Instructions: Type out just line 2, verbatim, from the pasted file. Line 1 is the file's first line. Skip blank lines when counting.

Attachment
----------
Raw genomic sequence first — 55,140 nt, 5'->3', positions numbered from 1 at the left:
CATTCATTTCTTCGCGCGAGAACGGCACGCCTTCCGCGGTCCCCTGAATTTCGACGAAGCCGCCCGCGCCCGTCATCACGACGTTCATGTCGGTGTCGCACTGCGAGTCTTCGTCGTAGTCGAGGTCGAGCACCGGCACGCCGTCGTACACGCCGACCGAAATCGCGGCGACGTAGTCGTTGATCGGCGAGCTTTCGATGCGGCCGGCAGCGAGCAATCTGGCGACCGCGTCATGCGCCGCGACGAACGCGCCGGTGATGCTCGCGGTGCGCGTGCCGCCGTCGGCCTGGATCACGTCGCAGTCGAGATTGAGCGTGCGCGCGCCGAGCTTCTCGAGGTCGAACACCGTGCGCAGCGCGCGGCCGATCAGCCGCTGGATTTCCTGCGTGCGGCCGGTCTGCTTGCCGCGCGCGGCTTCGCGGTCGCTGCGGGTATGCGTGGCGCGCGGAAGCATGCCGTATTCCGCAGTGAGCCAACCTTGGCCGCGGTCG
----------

CATTCATTTCTTCGCGCGAGAACGGCACGCCTTCCGCGGTCCCCTGAATTTCGACGAAGCCGCCCGCGCCCGTCATCACGACGTTCATGTCGGTGTCGCACTGCGAGTCTTCGTCGTAGTCGAGGTCGAGCACCGGCACGCCGTCGTACACGCCGACCGAAATCGCGGCGACGTAGTCGTTGATCGGCGAGCTTTCGATGCGGCCGGCAGCGAGCAATCTGGCGACCGCGTCATGCGCCGCGACGAACGCGCCGGTGATGCTCGCGGTGCGCGTGCCGCCGTCGGCCTGGATCACGTCGCAGTCGAGATTGAGCGTGCGCGCGCCGAGCTTCTCGAGGTCGAACACCGTGCGCAGCGCGCGGCCGATCAGCCGCTGGATTTCCTGCGTGCGGCCGGTCTGCTTGCCGCGCGCGGCTTCGCGGTCGCTGCGGGTATGCGTGGCGCGCGGAAGCATGCCGTATTCCGCAGTGAGCCAACCTTGGCCGCGGTCG